Lambing time is a heady mixture of the beauty of life and the tragedy of death. Lambs dying during the birthing process temper the joy of spraying a matching number on a ewe and her Brillo-pad-coated twins. When I was a boy, we had a small flock of about 40 Suffolk sheep, and lambing was my favourite time of the year. I prayed for twins in the same way a football fan wants his team to win and ticked them off on a chart as they popped out.
The dread of the present virus must be ghastly. Luckily, one ewe called May, bottlefed by my sister when she was born an orphan, always had triplets, and she kept the average up if another had a singleton or, worse, another died.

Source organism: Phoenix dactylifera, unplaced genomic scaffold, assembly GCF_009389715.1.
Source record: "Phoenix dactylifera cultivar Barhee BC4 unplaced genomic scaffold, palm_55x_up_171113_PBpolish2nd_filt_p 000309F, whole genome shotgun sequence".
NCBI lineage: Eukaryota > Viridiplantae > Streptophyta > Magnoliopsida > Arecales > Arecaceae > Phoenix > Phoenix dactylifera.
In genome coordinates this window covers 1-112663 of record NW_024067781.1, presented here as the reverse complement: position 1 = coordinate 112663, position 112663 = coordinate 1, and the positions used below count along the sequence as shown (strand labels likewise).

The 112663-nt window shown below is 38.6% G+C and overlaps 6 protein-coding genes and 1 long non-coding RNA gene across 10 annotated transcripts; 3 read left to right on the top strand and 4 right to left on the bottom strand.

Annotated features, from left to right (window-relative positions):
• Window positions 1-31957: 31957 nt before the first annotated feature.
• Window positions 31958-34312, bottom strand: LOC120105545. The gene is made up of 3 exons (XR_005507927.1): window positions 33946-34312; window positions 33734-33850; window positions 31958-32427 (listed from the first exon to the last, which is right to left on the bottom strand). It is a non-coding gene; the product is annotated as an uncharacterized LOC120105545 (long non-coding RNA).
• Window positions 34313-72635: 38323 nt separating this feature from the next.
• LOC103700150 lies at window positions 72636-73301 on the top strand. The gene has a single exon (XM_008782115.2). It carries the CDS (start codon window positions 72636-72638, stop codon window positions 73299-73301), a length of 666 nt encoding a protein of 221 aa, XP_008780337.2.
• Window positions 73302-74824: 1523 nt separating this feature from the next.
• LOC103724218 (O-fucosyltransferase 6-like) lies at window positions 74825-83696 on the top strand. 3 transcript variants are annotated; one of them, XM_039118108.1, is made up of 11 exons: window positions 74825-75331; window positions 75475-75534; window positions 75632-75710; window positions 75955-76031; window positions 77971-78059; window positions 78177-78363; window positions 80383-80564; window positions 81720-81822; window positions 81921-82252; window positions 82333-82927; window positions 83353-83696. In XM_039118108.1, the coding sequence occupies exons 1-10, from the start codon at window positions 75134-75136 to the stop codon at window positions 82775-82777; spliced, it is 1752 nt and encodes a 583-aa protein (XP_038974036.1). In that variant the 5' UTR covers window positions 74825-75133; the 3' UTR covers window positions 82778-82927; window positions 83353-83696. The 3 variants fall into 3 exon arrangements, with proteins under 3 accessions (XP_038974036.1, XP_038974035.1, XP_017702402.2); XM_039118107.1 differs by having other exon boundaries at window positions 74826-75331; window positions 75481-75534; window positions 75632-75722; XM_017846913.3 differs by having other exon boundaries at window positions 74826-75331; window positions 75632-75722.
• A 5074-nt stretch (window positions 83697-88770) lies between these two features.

Once, we were left in charge for the day, when our parents went to a wedding. One ewe went into labour and, instead of two feet appearing like Tom Daley diving cleanly into a swimming pool, there was only a head. This was a disaster. Somehow, with steaming buckets and piles of soapy Lux flakes, we managed to push the head back and deliver the lamb, followed by its twin. We had saved three lives. That’s quite a thing when you’re 12.
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